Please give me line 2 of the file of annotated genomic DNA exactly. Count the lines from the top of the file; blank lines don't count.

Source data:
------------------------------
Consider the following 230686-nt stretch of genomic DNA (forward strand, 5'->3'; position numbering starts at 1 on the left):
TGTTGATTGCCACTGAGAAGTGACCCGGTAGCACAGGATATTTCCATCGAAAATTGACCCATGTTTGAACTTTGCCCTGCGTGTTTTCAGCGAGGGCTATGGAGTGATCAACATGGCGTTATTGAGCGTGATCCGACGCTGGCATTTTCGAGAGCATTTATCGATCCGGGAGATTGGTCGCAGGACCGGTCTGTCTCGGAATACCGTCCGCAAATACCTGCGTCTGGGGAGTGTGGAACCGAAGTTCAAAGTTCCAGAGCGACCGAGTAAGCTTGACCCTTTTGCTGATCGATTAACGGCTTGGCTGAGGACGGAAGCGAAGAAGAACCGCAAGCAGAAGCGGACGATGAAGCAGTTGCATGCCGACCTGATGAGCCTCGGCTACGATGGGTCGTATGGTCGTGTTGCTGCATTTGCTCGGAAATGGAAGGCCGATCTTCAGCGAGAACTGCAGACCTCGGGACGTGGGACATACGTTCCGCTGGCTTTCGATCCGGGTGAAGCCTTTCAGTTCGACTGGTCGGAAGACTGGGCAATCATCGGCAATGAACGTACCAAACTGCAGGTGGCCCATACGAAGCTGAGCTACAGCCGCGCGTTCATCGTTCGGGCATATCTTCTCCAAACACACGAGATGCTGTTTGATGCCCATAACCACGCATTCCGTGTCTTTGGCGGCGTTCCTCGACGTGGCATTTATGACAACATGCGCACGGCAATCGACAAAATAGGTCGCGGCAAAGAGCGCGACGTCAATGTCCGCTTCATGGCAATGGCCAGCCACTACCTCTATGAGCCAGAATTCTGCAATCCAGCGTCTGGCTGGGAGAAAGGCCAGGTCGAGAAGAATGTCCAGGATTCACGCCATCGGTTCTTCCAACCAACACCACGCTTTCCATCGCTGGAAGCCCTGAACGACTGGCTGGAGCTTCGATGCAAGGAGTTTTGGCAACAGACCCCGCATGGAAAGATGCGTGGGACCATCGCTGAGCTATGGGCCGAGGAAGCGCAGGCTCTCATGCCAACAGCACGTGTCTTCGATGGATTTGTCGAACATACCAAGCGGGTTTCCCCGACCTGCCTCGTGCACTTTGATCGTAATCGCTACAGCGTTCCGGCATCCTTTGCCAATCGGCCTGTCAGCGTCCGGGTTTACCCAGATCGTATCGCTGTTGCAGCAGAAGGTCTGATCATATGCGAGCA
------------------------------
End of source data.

TGTTGATTGCCACTGAGAAGTGACCCGGTAGCACAGGATATTTCCATCGAAAATTGACCCATGTTTGAACTTTGCCCTGCGTGTTTTCAGCGAGGGCTATGGAGTGATCAACATGGCGTTATTGAGCGTGATCCGACGCTGGCATTTTCGAGAGCATTTATCGATCCGGGAGATTGGTCGCAGGACCGGTCTGTCTCGGAATACCGTCCGCAAATACCTGCGTCTGGGGAGTGTGGAACCGAAGTTCAAAGTTCCAGAGCGACCGAGTAAGCTTGACCCTTTTGCTGATCGATTAACGGCTTGGCTGAGGACGGAAGCGAAGAAGAACCGCAAGCAGAAGCGGACGATGAAGCAGTTGCATGCCGACCTGATGAGCCTCGGCTACGATGGGTCGTATGGTCGTGTTGCTGCATTTGCTCGGAAATGGAAGGCCGATCTTCAGCGAGAACTGCAGACCTCGGGACGTGGGACATACGTTCCGCTGGCTTTCGATCCGGGTGAAGCCTTTCAGTTCGACTGGTCGGAAGACTGGGCAATCATCGGCAATGAACGTACCAAACTGCAGGTGGCCCATACGAAGCTGAGCTACAGCCGCGCGTTCATCGTTCGGGCATATCTTCTCCAAACACACGAGATGCTGTTTGATGCCCATAACCACGCATTCCGTGTCTTTGGCGGCGTTCCTCGACGTGGCATTTATGACAACATGCGCACGGCAATCGACAAAATAGGTCGCGGCAAAGAGCGCGACGTCAATGTCCGCTTCATGGCAATGGCCAGCCACTACCTCTATGAGCCAGAATTCTGCAATCCAGCGTCTGGCTGGGAGAAAGGCCAGGTCGAGAAGAATGTCCAGGATTCACGCCATCGGTTCTTCCAACCAACACCACGCTTTCCATCGCTGGAAGCCCTGAACGACTGGCTGGAGCTTCGATGCAAGGAGTTTTGGCAACAGACCCCGCATGGAAAGATGCGTGGGACCATCGCTGAGCTATGGGCCGAGGAAGCGCAGGCTCTCATGCCAACAGCACGTGTCTTCGATGGATTTGTCGAACATACCAAGCGGGTTTCCCCGACCTGCCTCGTGCACTTTGATCGTAATCGCTACAGCGTTCCGGCATCCTTTGCCAATCGGCCTGTCAGCGTCCGGGTTTACCCAGATCGTATCGCTGTTGCAGCAGAAGGTCTGATCATATGCGAGCA